On February 22, Connecticut will hold a slew of special elections for the state legislature. The new Democratic governor, Dan Malloy, appointed two senators and six representatives to administration posts, and one incumbent senator, Thomas Gaffey of Meriden, resigned after pleading guilty to charges of larceny. These nine vacant seats will be filled on Tuesday.
Can Republicans run the table, or come close? If they do, will the results send a national message that despite the November elections, there is still a lot of voter angst over the economy?
Yes, and yes. Not helping Democratic chances is Governor Malloy, who released his budget this week, proposing over $1.5 billion in higher income and sales taxes — the largest increase in the history of Connecticut, already the nation’s last celebrant of Tax Freedom Day, and ranked as one of the most hostile states to businesses. Malloy also called for jacking spending by over 2 percent.
Into this milieu come the special elections and a group of conservative Republican candidates who are surprisingly (this is Connecticut, after all) viable, and anything but cannon fodder. Outgunned by 94–51 and 23–13 margins in the House and Senate, the GOP’s prospective gains on Tuesday won’t have major mathematical impacts in Hartford (although a 20–16 balance in the Senate could start to influence votes). But they could send a loud message nationwide — that the voter discontent registered last November is still alive and well.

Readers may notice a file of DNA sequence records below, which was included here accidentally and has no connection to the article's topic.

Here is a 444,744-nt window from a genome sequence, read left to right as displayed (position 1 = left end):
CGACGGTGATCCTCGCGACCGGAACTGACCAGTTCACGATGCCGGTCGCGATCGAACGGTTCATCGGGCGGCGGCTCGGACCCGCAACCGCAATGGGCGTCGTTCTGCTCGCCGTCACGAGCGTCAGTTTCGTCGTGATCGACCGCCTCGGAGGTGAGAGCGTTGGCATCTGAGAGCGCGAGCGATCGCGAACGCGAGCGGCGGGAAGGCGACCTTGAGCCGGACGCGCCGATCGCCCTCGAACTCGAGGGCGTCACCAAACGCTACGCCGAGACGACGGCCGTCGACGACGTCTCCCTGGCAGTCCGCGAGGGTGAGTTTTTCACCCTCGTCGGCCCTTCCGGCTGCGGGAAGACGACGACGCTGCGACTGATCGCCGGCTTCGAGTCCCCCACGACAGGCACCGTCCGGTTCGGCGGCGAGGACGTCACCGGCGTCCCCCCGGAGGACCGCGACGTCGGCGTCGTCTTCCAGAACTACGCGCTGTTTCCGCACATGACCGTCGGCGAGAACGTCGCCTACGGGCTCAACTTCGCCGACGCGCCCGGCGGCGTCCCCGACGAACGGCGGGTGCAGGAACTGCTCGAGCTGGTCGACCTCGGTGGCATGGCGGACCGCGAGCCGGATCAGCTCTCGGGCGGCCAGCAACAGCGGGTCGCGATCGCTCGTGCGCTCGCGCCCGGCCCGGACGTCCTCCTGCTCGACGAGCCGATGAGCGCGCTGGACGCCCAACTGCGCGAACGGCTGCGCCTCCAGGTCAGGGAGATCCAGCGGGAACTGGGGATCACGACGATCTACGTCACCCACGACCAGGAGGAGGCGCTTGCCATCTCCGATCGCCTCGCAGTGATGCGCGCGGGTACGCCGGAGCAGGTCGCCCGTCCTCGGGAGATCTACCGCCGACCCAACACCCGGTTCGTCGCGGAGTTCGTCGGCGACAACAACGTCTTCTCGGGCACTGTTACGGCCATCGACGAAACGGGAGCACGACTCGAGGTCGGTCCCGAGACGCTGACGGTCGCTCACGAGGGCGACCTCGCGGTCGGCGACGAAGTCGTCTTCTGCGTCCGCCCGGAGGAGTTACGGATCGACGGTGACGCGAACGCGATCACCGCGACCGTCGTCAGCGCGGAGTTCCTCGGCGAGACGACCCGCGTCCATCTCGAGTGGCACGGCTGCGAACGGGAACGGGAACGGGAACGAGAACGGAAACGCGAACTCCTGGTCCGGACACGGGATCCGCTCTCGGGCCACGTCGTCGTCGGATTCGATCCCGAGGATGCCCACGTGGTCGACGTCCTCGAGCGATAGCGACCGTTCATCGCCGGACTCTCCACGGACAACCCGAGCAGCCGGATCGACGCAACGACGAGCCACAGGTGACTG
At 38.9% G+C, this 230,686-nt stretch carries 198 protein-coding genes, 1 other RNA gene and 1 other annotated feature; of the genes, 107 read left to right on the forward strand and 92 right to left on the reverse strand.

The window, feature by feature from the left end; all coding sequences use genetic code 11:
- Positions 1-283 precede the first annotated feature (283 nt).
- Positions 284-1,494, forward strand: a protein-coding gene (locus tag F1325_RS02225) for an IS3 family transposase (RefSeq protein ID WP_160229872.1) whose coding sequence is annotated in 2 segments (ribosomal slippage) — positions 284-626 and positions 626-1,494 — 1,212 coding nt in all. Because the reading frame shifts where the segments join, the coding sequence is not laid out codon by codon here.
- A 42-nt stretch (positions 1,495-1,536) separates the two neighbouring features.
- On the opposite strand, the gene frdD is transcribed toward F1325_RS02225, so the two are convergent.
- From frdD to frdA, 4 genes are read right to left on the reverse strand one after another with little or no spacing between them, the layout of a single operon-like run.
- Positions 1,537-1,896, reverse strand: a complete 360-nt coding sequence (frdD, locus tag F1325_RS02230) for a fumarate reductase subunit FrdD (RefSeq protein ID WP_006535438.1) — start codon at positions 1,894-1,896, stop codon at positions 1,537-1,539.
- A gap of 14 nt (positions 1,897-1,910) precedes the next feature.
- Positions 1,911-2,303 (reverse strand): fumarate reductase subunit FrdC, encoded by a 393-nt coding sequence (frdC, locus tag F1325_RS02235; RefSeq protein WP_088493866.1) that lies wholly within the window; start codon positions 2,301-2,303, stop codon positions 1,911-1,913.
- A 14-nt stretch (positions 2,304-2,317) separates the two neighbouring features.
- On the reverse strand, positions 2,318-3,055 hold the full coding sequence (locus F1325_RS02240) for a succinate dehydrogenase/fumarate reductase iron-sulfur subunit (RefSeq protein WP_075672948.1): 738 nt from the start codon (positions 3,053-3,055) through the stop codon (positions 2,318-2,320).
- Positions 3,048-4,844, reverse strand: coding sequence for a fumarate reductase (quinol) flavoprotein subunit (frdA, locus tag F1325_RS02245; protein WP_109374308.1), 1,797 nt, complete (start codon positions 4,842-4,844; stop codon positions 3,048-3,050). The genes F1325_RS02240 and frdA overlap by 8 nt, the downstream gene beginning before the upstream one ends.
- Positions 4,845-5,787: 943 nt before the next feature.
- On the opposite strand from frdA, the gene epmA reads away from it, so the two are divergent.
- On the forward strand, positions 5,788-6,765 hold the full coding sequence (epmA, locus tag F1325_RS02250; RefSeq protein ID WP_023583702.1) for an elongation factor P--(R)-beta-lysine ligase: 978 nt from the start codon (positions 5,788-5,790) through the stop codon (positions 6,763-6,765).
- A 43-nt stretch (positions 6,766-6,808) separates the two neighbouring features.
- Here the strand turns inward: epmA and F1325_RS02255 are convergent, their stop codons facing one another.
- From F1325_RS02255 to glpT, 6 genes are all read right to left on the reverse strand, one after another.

Coulda shoulda woulda: We’ll hope for the best on Tuesday. By the way, among my favorite candidates is Len Suzio, seeking the Meriden senate seat abandoned by the Dem larcenist. Len is solid conservative — on the social issues he is a champion, and way back he was in the thick of the fight to prevent the state income tax. He could pull it off. Also worth watching: Tim Stewart, the popular New Britain mayor making a strong run for the empty senate seat there, and Bob Kolenberg, another true conservative seeking the vacant senate seat in Stamford. On the House side, two impressive conservative women — Linda Monaco in East Haven and Noreen Kokoruda in Madison/Guilford — are running very viable races.
As is often the case, victory will likely come down to GOTV operations. If Republicans who could be volunteering spend this weekend in couch-potato mode, look for Democrats to defy the Malloy tax-and-spend budget and keep CT a deep-blue state.